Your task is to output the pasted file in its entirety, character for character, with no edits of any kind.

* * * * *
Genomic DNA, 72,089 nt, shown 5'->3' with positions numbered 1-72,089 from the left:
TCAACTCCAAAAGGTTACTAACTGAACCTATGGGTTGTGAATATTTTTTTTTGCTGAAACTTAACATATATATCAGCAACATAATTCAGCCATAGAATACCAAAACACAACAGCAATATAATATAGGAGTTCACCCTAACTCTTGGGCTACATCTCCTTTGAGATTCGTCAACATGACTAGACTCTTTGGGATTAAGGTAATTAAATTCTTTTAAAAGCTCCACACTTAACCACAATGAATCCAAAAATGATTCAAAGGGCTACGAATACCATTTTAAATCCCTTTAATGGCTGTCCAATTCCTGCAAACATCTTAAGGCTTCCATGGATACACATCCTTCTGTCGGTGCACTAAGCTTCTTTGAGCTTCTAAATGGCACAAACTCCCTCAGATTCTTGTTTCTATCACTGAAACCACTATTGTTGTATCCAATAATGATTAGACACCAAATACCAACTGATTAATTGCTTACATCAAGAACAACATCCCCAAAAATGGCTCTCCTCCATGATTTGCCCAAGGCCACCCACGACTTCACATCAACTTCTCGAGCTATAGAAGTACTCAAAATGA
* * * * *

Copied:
Genomic DNA, 72,089 nt, shown 5'->3' with positions numbered 1-72,089 from the left:
TCAACTCCAAAAGGTTACTAACTGAACCTATGGGTTGTGAATATTTTTTTTTGCTGAAACTTAACATATATATCAGCAACATAATTCAGCCATAGAATACCAAAACACAACAGCAATATAATATAGGAGTTCACCCTAACTCTTGGGCTACATCTCCTTTGAGATTCGTCAACATGACTAGACTCTTTGGGATTAAGGTAATTAAATTCTTTTAAAAGCTCCACACTTAACCACAATGAATCCAAAAATGATTCAAAGGGCTACGAATACCATTTTAAATCCCTTTAATGGCTGTCCAATTCCTGCAAACATCTTAAGGCTTCCATGGATACACATCCTTCTGTCGGTGCACTAAGCTTCTTTGAGCTTCTAAATGGCACAAACTCCCTCAGATTCTTGTTTCTATCACTGAAACCACTATTGTTGTATCCAATAATGATTAGACACCAAATACCAACTGATTAATTGCTTACATCAAGAACAACATCCCCAAAAATGGCTCTCCTCCATGATTTGCCCAAGGCCACCCACGACTTCACATCAACTTCTCGAGCTATAGAAGTACTCAAAATGA